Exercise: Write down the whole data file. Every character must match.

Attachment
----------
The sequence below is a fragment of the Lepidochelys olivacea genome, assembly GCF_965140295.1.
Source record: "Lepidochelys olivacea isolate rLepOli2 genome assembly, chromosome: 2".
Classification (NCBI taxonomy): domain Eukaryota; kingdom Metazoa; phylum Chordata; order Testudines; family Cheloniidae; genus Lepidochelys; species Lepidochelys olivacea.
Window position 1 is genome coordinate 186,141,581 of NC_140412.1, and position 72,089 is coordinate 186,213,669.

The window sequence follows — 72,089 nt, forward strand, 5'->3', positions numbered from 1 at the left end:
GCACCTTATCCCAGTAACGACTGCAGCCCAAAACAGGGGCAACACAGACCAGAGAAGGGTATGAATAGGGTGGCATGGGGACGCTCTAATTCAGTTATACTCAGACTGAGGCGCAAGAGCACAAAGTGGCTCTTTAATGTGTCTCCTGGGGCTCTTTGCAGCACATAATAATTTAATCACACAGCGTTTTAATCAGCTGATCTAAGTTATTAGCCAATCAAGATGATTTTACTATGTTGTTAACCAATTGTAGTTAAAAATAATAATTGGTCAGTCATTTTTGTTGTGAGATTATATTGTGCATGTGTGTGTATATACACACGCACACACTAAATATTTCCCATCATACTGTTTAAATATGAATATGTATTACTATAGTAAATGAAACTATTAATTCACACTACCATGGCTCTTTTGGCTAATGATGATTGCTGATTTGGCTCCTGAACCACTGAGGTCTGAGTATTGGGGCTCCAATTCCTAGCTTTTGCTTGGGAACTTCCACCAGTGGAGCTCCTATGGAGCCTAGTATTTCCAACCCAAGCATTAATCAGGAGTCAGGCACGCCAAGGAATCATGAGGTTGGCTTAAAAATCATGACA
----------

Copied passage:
The sequence below is a fragment of the Lepidochelys olivacea genome, assembly GCF_965140295.1.
Source record: "Lepidochelys olivacea isolate rLepOli2 genome assembly, chromosome: 2".
Classification (NCBI taxonomy): domain Eukaryota; kingdom Metazoa; phylum Chordata; order Testudines; family Cheloniidae; genus Lepidochelys; species Lepidochelys olivacea.
Window position 1 is genome coordinate 186,141,581 of NC_140412.1, and position 72,089 is coordinate 186,213,669.

The window sequence follows — 72,089 nt, forward strand, 5'->3', positions numbered from 1 at the left end:
GCACCTTATCCCAGTAACGACTGCAGCCCAAAACAGGGGCAACACAGACCAGAGAAGGGTATGAATAGGGTGGCATGGGGACGCTCTAATTCAGTTATACTCAGACTGAGGCGCAAGAGCACAAAGTGGCTCTTTAATGTGTCTCCTGGGGCTCTTTGCAGCACATAATAATTTAATCACACAGCGTTTTAATCAGCTGATCTAAGTTATTAGCCAATCAAGATGATTTTACTATGTTGTTAACCAATTGTAGTTAAAAATAATAATTGGTCAGTCATTTTTGTTGTGAGATTATATTGTGCATGTGTGTGTATATACACACGCACACACTAAATATTTCCCATCATACTGTTTAAATATGAATATGTATTACTATAGTAAATGAAACTATTAATTCACACTACCATGGCTCTTTTGGCTAATGATGATTGCTGATTTGGCTCCTGAACCACTGAGGTCTGAGTATTGGGGCTCCAATTCCTAGCTTTTGCTTGGGAACTTCCACCAGTGGAGCTCCTATGGAGCCTAGTATTTCCAACCCAAGCATTAATCAGGAGTCAGGCACGCCAAGGAATCATGAGGTTGGCTTAAAAATCATGACA